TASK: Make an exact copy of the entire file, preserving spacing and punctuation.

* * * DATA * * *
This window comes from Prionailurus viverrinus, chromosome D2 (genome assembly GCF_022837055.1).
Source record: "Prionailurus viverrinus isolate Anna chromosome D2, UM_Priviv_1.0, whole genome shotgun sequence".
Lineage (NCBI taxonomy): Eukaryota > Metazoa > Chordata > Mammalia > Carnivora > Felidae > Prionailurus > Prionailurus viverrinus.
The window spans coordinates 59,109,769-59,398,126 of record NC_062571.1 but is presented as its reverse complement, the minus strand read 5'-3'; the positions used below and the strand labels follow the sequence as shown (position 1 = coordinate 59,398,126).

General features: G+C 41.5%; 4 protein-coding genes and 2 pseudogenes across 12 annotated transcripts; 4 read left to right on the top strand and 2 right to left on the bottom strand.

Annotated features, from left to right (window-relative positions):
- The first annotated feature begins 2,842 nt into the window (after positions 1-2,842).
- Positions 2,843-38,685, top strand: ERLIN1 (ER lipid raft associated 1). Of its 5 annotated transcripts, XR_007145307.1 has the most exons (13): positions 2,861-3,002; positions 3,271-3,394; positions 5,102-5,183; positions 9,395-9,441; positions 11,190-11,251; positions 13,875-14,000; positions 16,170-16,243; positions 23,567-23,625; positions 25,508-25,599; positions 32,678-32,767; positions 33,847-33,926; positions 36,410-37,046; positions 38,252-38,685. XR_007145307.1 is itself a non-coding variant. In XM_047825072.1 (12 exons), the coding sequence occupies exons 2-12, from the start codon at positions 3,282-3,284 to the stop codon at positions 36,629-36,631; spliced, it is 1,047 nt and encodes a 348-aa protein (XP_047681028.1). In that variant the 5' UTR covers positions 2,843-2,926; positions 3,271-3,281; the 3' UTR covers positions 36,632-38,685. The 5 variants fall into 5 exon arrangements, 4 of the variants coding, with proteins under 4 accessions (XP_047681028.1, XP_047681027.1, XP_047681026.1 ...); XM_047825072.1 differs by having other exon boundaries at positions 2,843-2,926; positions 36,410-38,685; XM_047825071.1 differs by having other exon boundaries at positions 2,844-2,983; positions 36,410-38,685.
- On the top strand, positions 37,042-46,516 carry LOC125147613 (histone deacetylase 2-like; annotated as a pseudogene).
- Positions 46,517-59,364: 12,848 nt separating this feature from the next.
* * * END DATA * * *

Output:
This window comes from Prionailurus viverrinus, chromosome D2 (genome assembly GCF_022837055.1).
Source record: "Prionailurus viverrinus isolate Anna chromosome D2, UM_Priviv_1.0, whole genome shotgun sequence".
Lineage (NCBI taxonomy): Eukaryota > Metazoa > Chordata > Mammalia > Carnivora > Felidae > Prionailurus > Prionailurus viverrinus.
The window spans coordinates 59,109,769-59,398,126 of record NC_062571.1 but is presented as its reverse complement, the minus strand read 5'-3'; the positions used below and the strand labels follow the sequence as shown (position 1 = coordinate 59,398,126).

General features: G+C 41.5%; 4 protein-coding genes and 2 pseudogenes across 12 annotated transcripts; 4 read left to right on the top strand and 2 right to left on the bottom strand.

Annotated features, from left to right (window-relative positions):
- The first annotated feature begins 2,842 nt into the window (after positions 1-2,842).
- Positions 2,843-38,685, top strand: ERLIN1 (ER lipid raft associated 1). Of its 5 annotated transcripts, XR_007145307.1 has the most exons (13): positions 2,861-3,002; positions 3,271-3,394; positions 5,102-5,183; positions 9,395-9,441; positions 11,190-11,251; positions 13,875-14,000; positions 16,170-16,243; positions 23,567-23,625; positions 25,508-25,599; positions 32,678-32,767; positions 33,847-33,926; positions 36,410-37,046; positions 38,252-38,685. XR_007145307.1 is itself a non-coding variant. In XM_047825072.1 (12 exons), the coding sequence occupies exons 2-12, from the start codon at positions 3,282-3,284 to the stop codon at positions 36,629-36,631; spliced, it is 1,047 nt and encodes a 348-aa protein (XP_047681028.1). In that variant the 5' UTR covers positions 2,843-2,926; positions 3,271-3,281; the 3' UTR covers positions 36,632-38,685. The 5 variants fall into 5 exon arrangements, 4 of the variants coding, with proteins under 4 accessions (XP_047681028.1, XP_047681027.1, XP_047681026.1 ...); XM_047825072.1 differs by having other exon boundaries at positions 2,843-2,926; positions 36,410-38,685; XM_047825071.1 differs by having other exon boundaries at positions 2,844-2,983; positions 36,410-38,685.
- On the top strand, positions 37,042-46,516 carry LOC125147613 (histone deacetylase 2-like; annotated as a pseudogene).
- Positions 46,517-59,364: 12,848 nt separating this feature from the next.